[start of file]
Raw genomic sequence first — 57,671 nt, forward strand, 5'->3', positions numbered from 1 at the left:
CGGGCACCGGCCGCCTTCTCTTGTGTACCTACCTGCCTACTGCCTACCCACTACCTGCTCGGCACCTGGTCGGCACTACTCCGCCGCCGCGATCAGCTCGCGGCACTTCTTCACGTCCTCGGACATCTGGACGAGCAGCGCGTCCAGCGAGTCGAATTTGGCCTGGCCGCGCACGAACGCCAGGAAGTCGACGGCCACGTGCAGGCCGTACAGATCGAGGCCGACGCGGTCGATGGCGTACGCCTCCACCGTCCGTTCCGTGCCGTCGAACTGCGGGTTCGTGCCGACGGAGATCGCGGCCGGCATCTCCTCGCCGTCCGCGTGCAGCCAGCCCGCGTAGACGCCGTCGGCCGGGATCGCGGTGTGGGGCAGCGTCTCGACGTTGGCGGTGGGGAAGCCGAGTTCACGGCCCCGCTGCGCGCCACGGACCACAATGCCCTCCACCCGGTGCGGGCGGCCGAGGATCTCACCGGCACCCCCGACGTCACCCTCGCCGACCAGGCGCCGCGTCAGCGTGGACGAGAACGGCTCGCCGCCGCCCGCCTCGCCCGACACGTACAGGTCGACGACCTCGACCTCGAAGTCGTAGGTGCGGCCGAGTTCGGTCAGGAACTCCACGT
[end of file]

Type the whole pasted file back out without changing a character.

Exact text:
Raw genomic sequence first — 57,671 nt, forward strand, 5'->3', positions numbered from 1 at the left:
CGGGCACCGGCCGCCTTCTCTTGTGTACCTACCTGCCTACTGCCTACCCACTACCTGCTCGGCACCTGGTCGGCACTACTCCGCCGCCGCGATCAGCTCGCGGCACTTCTTCACGTCCTCGGACATCTGGACGAGCAGCGCGTCCAGCGAGTCGAATTTGGCCTGGCCGCGCACGAACGCCAGGAAGTCGACGGCCACGTGCAGGCCGTACAGATCGAGGCCGACGCGGTCGATGGCGTACGCCTCCACCGTCCGTTCCGTGCCGTCGAACTGCGGGTTCGTGCCGACGGAGATCGCGGCCGGCATCTCCTCGCCGTCCGCGTGCAGCCAGCCCGCGTAGACGCCGTCGGCCGGGATCGCGGTGTGGGGCAGCGTCTCGACGTTGGCGGTGGGGAAGCCGAGTTCACGGCCCCGCTGCGCGCCACGGACCACAATGCCCTCCACCCGGTGCGGGCGGCCGAGGATCTCACCGGCACCCCCGACGTCACCCTCGCCGACCAGGCGCCGCGTCAGCGTGGACGAGAACGGCTCGCCGCCGCCCGCCTCGCCCGACACGTACAGGTCGACGACCTCGACCTCGAAGTCGTAGGTGCGGCCGAGTTCGGTCAGGAACTCCACGT